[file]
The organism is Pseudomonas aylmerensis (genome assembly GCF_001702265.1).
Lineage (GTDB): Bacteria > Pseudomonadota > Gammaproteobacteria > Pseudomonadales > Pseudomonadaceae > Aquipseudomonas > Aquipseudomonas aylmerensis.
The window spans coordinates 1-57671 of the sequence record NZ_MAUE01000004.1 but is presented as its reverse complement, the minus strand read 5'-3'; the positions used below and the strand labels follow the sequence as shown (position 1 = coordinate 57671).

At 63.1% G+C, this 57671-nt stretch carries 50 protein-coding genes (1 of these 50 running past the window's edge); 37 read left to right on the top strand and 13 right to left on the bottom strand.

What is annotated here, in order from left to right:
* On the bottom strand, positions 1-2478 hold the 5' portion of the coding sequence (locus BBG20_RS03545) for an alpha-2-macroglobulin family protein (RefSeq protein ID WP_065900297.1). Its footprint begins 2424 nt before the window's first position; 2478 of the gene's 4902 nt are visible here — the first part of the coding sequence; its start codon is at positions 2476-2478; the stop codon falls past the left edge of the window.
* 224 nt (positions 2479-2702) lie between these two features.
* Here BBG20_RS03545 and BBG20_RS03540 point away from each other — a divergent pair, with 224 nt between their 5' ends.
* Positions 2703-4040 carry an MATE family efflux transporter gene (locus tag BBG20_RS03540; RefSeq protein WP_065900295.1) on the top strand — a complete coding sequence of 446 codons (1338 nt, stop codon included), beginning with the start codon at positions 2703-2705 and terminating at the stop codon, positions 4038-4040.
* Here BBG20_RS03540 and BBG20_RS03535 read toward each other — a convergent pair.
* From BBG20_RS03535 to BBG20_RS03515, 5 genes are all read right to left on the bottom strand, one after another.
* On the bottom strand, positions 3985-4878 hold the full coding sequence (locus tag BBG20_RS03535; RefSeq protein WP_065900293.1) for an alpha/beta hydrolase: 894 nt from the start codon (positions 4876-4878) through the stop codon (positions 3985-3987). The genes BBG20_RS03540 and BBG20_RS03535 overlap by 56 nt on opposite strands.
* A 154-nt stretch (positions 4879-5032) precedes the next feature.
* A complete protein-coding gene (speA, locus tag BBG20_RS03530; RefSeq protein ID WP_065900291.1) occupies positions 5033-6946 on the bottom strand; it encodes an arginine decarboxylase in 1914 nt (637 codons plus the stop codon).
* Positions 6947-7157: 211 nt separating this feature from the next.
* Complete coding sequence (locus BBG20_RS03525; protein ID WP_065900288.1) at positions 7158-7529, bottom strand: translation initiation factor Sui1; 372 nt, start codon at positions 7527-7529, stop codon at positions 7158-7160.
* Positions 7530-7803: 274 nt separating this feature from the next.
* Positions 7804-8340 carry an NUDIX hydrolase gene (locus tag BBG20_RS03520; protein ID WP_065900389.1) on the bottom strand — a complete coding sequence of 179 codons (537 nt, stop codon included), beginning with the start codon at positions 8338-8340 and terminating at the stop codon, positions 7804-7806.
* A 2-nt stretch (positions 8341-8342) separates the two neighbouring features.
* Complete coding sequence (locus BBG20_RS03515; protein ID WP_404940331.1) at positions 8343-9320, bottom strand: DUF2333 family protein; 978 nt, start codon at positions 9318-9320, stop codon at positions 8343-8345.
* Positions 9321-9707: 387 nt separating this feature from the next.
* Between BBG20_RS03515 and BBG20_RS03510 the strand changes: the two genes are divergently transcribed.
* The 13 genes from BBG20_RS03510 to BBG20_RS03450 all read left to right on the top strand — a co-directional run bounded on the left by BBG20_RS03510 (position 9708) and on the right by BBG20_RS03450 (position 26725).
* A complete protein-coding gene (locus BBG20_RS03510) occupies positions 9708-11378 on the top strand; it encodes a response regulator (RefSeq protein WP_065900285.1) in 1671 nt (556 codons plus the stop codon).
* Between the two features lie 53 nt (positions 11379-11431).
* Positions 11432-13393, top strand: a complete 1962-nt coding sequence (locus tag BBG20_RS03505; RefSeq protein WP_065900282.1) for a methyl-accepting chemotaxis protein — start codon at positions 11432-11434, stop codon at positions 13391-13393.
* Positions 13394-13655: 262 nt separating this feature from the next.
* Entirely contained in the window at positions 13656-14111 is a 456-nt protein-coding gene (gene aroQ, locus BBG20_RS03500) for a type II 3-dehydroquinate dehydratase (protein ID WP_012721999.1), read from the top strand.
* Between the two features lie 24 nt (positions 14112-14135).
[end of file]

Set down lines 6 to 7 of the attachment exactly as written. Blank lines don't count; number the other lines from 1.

* On the bottom strand, positions 1-2478 hold the 5' portion of the coding sequence (locus BBG20_RS03545) for an alpha-2-macroglobulin family protein (RefSeq protein ID WP_065900297.1). Its footprint begins 2424 nt before the window's first position; 2478 of the gene's 4902 nt are visible here — the first part of the coding sequence; its start codon is at positions 2476-2478; the stop codon falls past the left edge of the window.
* 224 nt (positions 2479-2702) lie between these two features.